+++ If global automakers think they can extend their dominance in CHINA into the electric era, they may be in for a shock. Kings of the combustion age such as General Motors and Volkswagen are falling behind local players in the booming electric vehicle market in China, a country that’s key to funding and developing their electric and autonomous ambitions. For Beijing office worker Tianna Cheng, the main dilemma when she was buying a 180.000 yuan ($27.000) Xpeng electric crossover was whether she should go for a BYD car instead or a Nio; she did not seriously consider overseas marques. “If I was buying a gasoline car, I may have considered foreign brands”, the 29-year-old said as she drove home from work. “But I wanted an EV, and other than Tesla, I saw few foreign brands applying advanced smart technology properly”. Buoyed by demand from consumers like Cheng, electric car sales are rocketing in China’s roughly $500 billion auto market, the world’s biggest. In the first 4 months of 2022, the number of New Energy Vehicles (pure EVs and plug-in hybrids) more than doubled from a year earlier to 1.49 million cars, according to data from the China Association of Automobile Manufacturers. The cleaner technologies accounted for 23% of China’s passenger car market, where overall vehicle sales fell 12%, reflecting a steep decline in demand for gasoline cars. There are no foreign brands among the top 10 automakers in the new energy vehicle (NEV) segment this year, with the notable exception of U.S. electric pioneer Tesla in third place, according to China Passenger Car Association data. All the rest are Chinese brands, from BYD and Wuling to Chery and Xpeng. China leader BYD has sold about 390.000 EVs in the country this year, more than 3 times as many as global leader Tesla sold there. The top-ranked traditional carmaker is Volkswagen’s venture with FAW Group, in 15th place for EV sales. Cheng said that overseas marques, whether the Buick Velite 7 or Volkswagen’s ID. series, failed to provide what she was looking for: an EV capable of giving her the “comfort” of having a smartphone-like experience in her vehicle. “Foreign brands are so far from my life and lifestyle”, said Cheng, whose digital assistant handles connections to apps like Alipay and Taobao and “does everything for me from opening the windows to turning on music”, while her car software provides over-the-air updates. It’s quite a reversal. Global brands have dominated in China since the 1990s, typically winning a collective 60% to 70% share of passenger car sales in recent years. In the first 4 months of 2022 they captured 52%, with their April monthly share at 43%. Signalling the scale of the challenge facing traditional automakers, Nissan CEO Makoto Uchida said that some brands “could disappear in 3 to 5 years” in China. “Local brands are becoming stronger”, said Uchida, who was formerly Nissan’s China chief, adding that the quality of EVs from Chinese makers had improved rapidly, with advances being made in the space of months. “There will be a lot of transformation in China and we need to carefully watch the situation”, said the CEO, adding that carmakers had to be nimble in the design, development and launch of new models. “In those aspects, if we were slow, we would be left behind”. Bill Russo, a former Chrysler executive who now heads Shanghai-based consultancy Automobility, said global brands need to turn the situation around quickly because they controlled less than 20% of China’s only growth auto market. “Chinese brands are wining the race to EV”, said Russo, adding that consumers’ shift to cars that are essentially smartphones on 4 wheels appeared irreversible and that traditional carmakers are having trouble keeping up. “I think it’s a secular shift toward high tech”, he said of the consumer demand for a “user-centric digital services experience” with a focus on interface, connectivity and apps. “Traditional companies are not high-tech natives”. Volkswagen Group brands, including Volkswagen, Audi, Bentley, Lamborghini, Porsche and Skoda, have led the market for much of the past 2 decades, alongside General Motors marques such as Buick, Chevrolet and Cadillac. The 2 global groups had overall auto market shares of almost 13% and 12% respectively in China last year, according to LMC Automotive. Detroit giant GM also has a 44% stake in the locally controlled SAIC-GM-Wuling Auto (SGMW) venture, and includes its sales in group numbers, though SGMW does not make American brands, only Wuling and Baojun cars. GM is now focused on winning over younger buyers in big cities that have hitherto largely snubbed its models, according to 2 people familiar with the automaker’s business in China. The group has announced electrification plans to spend more than $35 billion globally by 2025, including more than 30 new EVs, over 20 of them in China, starting this year with the launch of the all-electric Cadillac Lyriq. The 2 sources said the Lyriq launch would be followed by an electric Buick and a smaller, sportier electric crossover, both also planned for as early as this year. Sales of Buicks declined 32% over the last five years to 828.600 vehicles in 2021, while Chevrolet shrunk by more than half to 269.000 vehicles, according to LMC Automotive. GM said it was aiming to install capacity to produce 1 million EVs a year by 2025 in China, adding that demand for the Buick Velite NEV family and Chevrolet Menlo EV “both grew significantly” in 2021 and the first 3 months of this year. It said it was deploying smart technologies including hands-free driver assistance on highways, “aviation-grade” cybersecurity and over-the-air software updates. Volkswagen, which plans to spend around $55 billion globally on EVs by 2026, launched its ID. series in China early last year but missed its goal of selling 80.000 to 100.000 cars in 2021. It aims to sell 160.000 to 200.000 ID. cars this year, though it has sold only 33.300 through April. A key concern for foreign brands, according to one of the people close to GM plus a Volkswagen insider, is that their new EVs are being designed more with American and European markets in mind, with a heavier focus on performance and durability. “Autobahn speeds? In most big cities in China, traffic is so congested people can’t even drive above 60 kph on most days”, said the source close to GM, who is familiar with the automaker’s product plans and product-development processes. Volkswagen said NEV demand in China was strongly linked to the “smart car” theme, adding that it was investing in local research and development, especially in software. “Our strategy will enable us to achieve our ambitious targets in China. By 2030, we also want to be the market leader in e-vehicles and thus ensure that Volkswagen remains the No. 1 in China in the future”, it added. The challenge for global brands is to find the formula to win over consumers in big cities with disposable incomes, like Cheng in Beijing and Li Huayuan, a civil engineer from Shanghai. Li only half-heartedly considered Japanese and German brands when he bought his BYD electric sedan last year for 290.000 yuan including insurance. “Seems to me only Tesla stands out when it comes to American brands”, he said from his parked BYD car in the Sichuan provincial city of Mianyang, where he’s working on a project. “The other brands don’t even look competitive to me”. +++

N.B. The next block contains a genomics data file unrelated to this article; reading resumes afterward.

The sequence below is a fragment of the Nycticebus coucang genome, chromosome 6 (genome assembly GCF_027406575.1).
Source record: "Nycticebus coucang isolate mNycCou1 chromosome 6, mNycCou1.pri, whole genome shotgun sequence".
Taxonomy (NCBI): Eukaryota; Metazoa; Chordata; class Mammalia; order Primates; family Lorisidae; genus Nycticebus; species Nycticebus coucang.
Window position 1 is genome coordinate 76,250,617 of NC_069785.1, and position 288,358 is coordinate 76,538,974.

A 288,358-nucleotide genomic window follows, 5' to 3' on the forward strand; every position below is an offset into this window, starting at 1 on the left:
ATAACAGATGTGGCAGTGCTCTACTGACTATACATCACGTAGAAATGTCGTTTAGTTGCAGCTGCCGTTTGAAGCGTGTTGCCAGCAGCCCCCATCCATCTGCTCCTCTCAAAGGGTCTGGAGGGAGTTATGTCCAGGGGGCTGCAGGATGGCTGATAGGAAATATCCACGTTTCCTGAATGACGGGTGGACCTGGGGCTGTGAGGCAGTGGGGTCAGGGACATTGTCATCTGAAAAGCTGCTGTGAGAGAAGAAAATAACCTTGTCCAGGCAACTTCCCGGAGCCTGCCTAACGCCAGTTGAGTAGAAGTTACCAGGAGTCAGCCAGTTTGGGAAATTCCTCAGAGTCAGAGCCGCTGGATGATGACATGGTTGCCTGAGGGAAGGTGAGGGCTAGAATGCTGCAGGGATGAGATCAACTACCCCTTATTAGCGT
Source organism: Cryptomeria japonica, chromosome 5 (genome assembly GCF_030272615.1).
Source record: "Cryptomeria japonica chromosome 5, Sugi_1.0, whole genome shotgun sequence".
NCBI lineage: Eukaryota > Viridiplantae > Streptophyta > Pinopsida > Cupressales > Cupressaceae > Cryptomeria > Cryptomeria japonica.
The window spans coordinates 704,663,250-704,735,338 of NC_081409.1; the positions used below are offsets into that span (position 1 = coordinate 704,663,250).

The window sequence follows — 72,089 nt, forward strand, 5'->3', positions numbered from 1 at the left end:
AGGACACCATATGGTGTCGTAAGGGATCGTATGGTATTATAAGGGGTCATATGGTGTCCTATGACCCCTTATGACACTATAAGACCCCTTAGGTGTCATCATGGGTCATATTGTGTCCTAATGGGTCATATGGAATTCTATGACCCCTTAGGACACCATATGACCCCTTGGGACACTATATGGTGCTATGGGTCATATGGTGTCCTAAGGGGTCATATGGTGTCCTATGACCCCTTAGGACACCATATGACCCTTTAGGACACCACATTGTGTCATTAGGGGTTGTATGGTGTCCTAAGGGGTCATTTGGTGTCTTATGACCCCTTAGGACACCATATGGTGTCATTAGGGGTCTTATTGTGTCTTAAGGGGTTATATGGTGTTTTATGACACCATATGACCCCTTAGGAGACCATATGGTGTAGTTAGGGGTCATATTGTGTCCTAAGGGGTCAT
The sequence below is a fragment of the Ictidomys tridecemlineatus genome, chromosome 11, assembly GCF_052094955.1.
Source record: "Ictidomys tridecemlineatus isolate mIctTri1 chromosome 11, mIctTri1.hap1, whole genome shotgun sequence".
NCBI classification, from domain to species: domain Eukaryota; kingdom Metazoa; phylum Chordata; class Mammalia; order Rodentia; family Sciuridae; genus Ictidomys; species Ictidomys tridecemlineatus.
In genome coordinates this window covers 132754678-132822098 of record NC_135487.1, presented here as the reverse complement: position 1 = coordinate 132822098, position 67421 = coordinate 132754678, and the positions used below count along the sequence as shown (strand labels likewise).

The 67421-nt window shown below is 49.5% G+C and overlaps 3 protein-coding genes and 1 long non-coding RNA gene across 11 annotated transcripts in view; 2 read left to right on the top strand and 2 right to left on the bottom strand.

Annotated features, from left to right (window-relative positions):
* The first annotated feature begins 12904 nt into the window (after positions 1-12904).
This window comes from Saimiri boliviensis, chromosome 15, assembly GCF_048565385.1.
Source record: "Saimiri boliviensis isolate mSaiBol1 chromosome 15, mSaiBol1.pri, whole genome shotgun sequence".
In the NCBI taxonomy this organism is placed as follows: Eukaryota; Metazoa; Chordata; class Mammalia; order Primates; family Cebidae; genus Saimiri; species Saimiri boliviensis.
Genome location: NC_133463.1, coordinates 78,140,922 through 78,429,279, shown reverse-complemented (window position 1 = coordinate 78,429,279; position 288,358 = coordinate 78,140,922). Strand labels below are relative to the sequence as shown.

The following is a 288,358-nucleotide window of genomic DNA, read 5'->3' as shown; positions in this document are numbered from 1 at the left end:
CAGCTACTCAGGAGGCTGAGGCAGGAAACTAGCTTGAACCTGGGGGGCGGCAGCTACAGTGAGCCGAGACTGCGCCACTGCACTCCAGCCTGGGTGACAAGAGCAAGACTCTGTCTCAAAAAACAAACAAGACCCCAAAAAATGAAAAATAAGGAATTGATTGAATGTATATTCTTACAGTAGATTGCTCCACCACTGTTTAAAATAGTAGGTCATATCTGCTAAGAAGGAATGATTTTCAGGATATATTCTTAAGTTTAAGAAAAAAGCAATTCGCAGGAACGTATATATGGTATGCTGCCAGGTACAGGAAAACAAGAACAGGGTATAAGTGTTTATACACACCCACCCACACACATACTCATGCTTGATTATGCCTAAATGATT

+++ Posco Chemical said Friday it has signed a deal to create a joint venture with GENERAL MOTORS to launch a cathode materials plant in Quebec, Canada. Posco Chemical will invest 351.2 billion won ($278 million) in the joint venture, called Ultium CAM, to build a high-nickel cathode materials plant in Becancour. The total investment will be $327 million. The factory will have a 30.000 ton annual capacity, which is enough to supply around 220.000 electric vehicles (EVs). Cathodes are 1 of 4 core materials in lithium-ion batteries, which power electric vehicles. Made of lithium, nickel, cobalt and manganese, cathode materials account for 40 percent of the production cost of an EV battery. Construction of the plant is scheduled to begin in August and is expected to be completed by the second half of 2024. The cathode materials that are produced will be sold to Ultium Cells, a 50:50 joint venture between General Motors and Korean battery maker LG Energy Solution that makes batteries for the U.S. automaker’s EVs. Posco Chemical’s relationship with Ultium Cells started in 2020, when it was chosen as cathode materials supplier. Posco Chemical was also chosen as Ultium Cells’ anode materials supplier, another key component of an EV battery. Posco Chemical has invested 600 billion won in its Gwangyang cathode materials factory to ramp up output from 40.000 tons to 60.000 tons per year. Construction is expected to finish in July. Last year, the company announced an investment of 281 billion won to build a cathode materials plant in China with an annual manufacturing capacity of 30,000 tons with local partner Huayou Cobalt. Posco Chemical aims to increase its annual production capacity for cathode materials from 105.000 tons per year in 2022 to 345.000 tons per year in 2025 and 610.000 tons in 2030. The anode production capacity will increase to 170.000 tons in 2025 and 320.000 tons in 2030, it said. “Based on close cooperation between the 2 companies, we intend to produce quality battery materials to raise the competitiveness”, said Min Kyung-zoon, CEO of Posco Chemical. +++